It is to be noted that once the results of a polling station have been certified in this way, the ballot papers are not counted again anywhere, Dr Afari-Gyan stated.


Every constituency in Ghana has a number of polling stations, more than 200 in some cases. So, even though each polling station declares its own results, obviously the overall winner of the election in the Constituency cannot be known until the results from all the polling stations in that constituency have been added up. For this purpose, each Presiding Officer submits a copy of his or her Results Form to the Returning Officer, being the officer in charge, at the Constituency Collation Centre.

There, in the presence of the candidates themselves or Agents appointed by them or the political parties, the Returning Officer, assisted by two deputies, collates, adds up the results for each candidate from all the polling stations in the constituency. Here again any candidate or agent not satisfied with the collation can ask the Returning Officer to add up the results again and the Returning Officer must comply.

When all are satisfied with the collated results, the Returning Officer signs the results form, which is then counter-signed by the Candidates or their Agents each of whom gets a signed copy of the results.

The Returning Officer there and then publicly announces the results and declares the winner in the constituency.

In the case of a presidential election, the whole country is taken to be one constituency, so the separate declarations of the winner in the 230 parliamentary constituencies cannot be the end of the road. As in the case of having to add up the results of the individual polling stations in order to be able to declare the constituency winner, the results from the 230 parliamentary constituencies have to be added up in order to declare the winner of the presidential poll.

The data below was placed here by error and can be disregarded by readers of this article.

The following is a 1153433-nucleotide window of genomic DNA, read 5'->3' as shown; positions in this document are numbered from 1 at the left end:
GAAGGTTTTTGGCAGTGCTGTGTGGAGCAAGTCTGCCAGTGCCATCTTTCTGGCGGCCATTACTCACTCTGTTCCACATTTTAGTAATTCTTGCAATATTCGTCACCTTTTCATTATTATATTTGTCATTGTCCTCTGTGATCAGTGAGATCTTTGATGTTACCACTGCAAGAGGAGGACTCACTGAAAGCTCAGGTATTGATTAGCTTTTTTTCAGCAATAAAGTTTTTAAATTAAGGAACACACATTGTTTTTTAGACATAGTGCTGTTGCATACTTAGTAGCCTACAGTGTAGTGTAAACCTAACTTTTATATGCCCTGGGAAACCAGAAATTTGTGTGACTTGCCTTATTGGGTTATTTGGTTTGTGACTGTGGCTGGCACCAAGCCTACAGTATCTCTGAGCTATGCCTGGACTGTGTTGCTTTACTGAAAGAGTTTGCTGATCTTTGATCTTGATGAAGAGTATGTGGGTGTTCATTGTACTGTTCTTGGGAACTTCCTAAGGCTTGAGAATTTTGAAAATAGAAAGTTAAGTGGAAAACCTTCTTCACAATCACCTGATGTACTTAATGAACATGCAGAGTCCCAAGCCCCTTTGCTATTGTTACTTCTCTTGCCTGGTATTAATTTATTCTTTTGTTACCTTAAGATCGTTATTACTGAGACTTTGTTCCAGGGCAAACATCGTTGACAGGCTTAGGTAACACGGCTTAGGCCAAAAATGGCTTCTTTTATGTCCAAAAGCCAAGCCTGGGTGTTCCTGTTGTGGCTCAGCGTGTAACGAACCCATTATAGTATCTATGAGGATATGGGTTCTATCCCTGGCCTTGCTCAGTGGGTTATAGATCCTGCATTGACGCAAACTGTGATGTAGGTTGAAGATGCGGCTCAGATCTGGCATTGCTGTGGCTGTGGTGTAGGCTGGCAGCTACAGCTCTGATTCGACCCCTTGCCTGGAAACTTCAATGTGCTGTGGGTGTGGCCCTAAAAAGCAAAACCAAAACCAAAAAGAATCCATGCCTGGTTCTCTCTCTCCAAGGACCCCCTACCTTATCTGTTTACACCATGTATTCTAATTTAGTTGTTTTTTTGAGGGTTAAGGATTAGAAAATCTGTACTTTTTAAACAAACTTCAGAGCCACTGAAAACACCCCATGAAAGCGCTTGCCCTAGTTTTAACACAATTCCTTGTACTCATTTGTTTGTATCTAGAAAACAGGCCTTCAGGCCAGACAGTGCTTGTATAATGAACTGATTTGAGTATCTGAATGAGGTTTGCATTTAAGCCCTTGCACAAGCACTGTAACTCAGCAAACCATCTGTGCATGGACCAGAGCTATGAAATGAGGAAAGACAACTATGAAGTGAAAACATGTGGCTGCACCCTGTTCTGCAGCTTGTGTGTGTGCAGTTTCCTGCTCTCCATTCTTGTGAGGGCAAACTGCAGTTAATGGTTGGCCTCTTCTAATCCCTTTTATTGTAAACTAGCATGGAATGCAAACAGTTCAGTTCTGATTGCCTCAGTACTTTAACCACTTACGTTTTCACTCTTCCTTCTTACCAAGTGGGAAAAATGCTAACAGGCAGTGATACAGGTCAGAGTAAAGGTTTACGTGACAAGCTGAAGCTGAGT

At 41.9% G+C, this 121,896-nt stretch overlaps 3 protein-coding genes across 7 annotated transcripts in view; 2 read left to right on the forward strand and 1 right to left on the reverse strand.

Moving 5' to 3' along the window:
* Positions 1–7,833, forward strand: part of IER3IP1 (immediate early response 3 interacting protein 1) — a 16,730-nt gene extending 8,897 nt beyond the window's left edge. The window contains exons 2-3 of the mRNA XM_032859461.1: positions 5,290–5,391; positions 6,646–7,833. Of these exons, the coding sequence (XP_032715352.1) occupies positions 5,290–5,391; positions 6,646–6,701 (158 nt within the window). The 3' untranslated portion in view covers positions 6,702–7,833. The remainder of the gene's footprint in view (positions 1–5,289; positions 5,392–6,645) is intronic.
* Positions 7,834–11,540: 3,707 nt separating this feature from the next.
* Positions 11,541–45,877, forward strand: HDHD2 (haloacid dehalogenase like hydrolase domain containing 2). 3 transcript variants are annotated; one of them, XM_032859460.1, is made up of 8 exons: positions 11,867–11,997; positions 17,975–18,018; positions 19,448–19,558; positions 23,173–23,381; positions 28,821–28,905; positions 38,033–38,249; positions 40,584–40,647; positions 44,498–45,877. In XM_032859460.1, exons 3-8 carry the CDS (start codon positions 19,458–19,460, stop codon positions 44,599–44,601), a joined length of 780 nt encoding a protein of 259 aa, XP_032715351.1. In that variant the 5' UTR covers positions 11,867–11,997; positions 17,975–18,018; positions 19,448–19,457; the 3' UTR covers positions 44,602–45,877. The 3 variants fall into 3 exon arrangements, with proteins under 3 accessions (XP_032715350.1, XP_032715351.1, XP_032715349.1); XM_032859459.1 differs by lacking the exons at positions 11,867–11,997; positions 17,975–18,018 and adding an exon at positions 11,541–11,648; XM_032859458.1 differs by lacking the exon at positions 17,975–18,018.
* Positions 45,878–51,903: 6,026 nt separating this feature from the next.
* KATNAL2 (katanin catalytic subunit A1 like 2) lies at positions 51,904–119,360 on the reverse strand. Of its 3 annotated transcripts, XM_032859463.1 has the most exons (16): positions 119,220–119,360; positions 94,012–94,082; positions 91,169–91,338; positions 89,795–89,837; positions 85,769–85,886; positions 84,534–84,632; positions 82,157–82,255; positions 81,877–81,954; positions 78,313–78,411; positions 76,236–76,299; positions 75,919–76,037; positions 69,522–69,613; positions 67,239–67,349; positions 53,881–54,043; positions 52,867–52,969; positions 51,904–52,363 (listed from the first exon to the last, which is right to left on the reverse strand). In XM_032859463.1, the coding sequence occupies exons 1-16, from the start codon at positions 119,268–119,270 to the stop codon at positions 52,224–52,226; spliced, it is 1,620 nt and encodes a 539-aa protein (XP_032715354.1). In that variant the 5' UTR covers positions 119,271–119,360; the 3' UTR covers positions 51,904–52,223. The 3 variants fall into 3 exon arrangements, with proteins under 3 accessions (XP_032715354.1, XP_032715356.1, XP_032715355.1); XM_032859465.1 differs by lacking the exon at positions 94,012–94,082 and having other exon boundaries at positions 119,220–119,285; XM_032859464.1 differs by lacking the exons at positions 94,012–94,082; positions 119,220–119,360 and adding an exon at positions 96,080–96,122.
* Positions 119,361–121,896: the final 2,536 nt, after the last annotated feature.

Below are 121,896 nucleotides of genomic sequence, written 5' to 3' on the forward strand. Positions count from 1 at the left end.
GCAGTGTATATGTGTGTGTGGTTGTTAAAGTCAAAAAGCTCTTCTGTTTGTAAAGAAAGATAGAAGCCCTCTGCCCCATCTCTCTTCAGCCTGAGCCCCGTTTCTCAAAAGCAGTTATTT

There are two stages in this process. For the Regional Director of the Electoral Commission in each region in the presence of the candidates or their agents, adds up the scores of the candidates from the various constituencies in the Region in order to determine the overall winner in the region.

A scoreboard is erected at a convenient place in each regional capital for the public to view the results from the various constituencies in the region.

The only exception is Greater Accra, where the region's scoreboard is incorporated into the National Scoreboard in Accra, which shows the results of all the 230 Parliamentary Constituencies in the country. The second stage is to send the regional results along with the constituency results to the Electoral Commission's Head Officer in Accra where they are added up and the overall winner declared by the Chairman of the EC.


Three things are particularly noteworthy from the description of what happens from the voting period through the counting of the ballots to the declaration of the results of the elections.

The process leading to the declaration of the final results of the elections presidential or parliamentary, are thoroughly decentralized and transparent.

In the case of a presidential election, the results are first declared at the more than 20,000 polling stations then at the 230 constituency centres and next at the 10 regional capitals before they are finally transmitted to the Electoral Commission's Head Officer in Accra. In effect the Electoral Commissioners in Accra are the last to see the results and cannot, therefore, alter them.

The arrangement is such that a well-organized political party or candidate should be able to know the outcome of the elections long before the Commissioners in Accra announce the final results. Thus, a candidate or party can add up the scores and challenge the authenticity of the results declared by the Commission if they did not tally.

Since the results of can be verified at various stages all the way down to the individual polling stations, the Electoral Commission and the public at large have a right to demand concrete proof of any allegation of doctoring or cooking up election results.